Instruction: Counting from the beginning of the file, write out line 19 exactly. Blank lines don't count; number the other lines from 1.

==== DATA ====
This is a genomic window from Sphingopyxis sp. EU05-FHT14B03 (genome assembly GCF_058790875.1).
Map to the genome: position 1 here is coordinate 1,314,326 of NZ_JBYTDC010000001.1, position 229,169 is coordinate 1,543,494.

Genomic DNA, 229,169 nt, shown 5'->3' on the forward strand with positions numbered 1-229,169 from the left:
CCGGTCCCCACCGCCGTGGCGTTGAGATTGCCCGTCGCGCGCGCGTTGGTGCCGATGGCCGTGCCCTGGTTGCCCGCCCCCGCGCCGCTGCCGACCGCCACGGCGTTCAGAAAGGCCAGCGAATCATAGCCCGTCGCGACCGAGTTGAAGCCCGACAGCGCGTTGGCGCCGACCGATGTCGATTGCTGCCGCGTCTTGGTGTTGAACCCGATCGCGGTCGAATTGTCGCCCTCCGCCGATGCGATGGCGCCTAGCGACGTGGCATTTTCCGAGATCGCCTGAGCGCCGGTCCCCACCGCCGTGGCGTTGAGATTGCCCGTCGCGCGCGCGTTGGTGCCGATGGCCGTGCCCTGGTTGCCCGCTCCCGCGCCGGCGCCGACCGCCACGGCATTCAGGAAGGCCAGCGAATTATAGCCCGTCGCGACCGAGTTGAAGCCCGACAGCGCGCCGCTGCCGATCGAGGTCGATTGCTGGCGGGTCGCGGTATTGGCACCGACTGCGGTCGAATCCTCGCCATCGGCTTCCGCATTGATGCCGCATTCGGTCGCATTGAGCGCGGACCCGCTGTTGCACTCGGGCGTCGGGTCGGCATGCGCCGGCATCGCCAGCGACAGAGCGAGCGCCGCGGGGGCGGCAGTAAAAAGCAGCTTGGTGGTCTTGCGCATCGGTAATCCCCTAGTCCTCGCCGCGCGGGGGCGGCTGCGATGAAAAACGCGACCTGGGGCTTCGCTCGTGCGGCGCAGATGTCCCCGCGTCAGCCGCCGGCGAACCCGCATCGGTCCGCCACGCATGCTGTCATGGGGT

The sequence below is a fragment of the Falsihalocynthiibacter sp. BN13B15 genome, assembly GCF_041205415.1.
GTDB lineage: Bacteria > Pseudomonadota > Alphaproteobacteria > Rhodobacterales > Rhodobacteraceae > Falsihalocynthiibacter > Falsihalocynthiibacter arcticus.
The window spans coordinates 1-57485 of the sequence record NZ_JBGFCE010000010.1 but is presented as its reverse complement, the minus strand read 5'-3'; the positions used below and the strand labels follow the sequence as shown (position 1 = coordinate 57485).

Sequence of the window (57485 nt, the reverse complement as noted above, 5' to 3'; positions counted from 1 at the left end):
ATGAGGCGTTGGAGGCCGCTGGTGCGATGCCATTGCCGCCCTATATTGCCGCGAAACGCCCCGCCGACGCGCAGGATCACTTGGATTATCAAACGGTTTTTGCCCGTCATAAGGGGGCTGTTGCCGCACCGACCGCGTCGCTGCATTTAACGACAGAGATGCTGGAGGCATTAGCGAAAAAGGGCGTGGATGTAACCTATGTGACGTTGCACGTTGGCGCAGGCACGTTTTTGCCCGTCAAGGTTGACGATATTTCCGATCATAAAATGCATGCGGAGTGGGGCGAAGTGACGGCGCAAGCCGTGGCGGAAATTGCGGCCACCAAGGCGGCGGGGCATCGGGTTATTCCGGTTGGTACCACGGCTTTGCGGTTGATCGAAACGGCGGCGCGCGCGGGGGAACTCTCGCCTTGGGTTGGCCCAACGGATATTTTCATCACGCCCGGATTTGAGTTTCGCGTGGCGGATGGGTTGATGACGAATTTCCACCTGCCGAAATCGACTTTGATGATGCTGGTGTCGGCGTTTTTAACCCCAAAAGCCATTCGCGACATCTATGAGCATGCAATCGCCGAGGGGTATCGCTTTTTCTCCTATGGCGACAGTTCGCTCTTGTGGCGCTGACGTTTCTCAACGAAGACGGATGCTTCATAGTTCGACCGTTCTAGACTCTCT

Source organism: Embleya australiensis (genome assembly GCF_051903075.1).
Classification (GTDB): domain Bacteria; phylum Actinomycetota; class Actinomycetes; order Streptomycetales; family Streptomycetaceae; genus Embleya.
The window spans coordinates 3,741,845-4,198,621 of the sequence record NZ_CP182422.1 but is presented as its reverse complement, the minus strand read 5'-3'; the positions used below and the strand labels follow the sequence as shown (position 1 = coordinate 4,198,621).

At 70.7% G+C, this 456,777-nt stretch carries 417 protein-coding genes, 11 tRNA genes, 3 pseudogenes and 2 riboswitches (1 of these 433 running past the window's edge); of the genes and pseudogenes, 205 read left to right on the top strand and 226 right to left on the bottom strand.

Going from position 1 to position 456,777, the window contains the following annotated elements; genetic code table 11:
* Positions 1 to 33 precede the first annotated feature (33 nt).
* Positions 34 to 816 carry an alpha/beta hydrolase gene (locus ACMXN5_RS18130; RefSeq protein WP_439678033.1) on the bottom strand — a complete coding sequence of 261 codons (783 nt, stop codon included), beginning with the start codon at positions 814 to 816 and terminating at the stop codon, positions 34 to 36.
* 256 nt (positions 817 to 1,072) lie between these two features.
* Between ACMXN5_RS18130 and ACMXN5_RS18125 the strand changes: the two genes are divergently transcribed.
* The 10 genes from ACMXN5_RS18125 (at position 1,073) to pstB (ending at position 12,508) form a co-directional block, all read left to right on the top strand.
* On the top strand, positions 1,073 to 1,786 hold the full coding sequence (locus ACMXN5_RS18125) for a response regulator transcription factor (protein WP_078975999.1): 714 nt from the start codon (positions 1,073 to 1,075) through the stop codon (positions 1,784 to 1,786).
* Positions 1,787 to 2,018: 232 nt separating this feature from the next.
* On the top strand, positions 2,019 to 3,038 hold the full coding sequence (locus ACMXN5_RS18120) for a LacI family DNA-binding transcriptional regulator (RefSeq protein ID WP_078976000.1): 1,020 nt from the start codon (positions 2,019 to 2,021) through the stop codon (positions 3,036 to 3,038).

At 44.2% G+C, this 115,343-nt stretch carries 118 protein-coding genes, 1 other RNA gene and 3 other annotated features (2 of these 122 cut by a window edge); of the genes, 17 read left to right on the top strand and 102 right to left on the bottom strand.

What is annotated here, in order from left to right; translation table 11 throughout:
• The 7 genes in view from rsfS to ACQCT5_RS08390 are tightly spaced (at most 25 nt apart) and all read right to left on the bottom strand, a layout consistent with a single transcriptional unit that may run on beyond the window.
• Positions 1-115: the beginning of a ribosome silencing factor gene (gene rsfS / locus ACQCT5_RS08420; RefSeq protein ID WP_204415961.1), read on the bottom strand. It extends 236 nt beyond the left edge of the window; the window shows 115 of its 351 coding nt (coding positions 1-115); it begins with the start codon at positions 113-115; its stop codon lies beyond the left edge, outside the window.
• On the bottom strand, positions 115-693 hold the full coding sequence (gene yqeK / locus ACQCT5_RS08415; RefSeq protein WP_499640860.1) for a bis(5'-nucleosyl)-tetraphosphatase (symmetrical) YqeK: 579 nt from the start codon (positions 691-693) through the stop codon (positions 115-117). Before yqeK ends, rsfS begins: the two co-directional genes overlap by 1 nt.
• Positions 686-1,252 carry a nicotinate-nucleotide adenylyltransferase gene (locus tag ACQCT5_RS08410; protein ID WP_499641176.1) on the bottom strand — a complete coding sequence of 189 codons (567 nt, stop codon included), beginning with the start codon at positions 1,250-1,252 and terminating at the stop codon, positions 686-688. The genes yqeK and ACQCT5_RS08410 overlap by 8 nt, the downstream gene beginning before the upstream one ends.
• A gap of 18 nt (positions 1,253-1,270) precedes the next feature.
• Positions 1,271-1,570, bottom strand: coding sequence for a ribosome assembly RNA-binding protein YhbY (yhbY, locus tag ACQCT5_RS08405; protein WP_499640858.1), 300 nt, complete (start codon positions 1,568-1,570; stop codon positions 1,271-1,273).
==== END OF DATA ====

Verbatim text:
* The 10 genes from ACMXN5_RS18125 (at position 1,073) to pstB (ending at position 12,508) form a co-directional block, all read left to right on the top strand.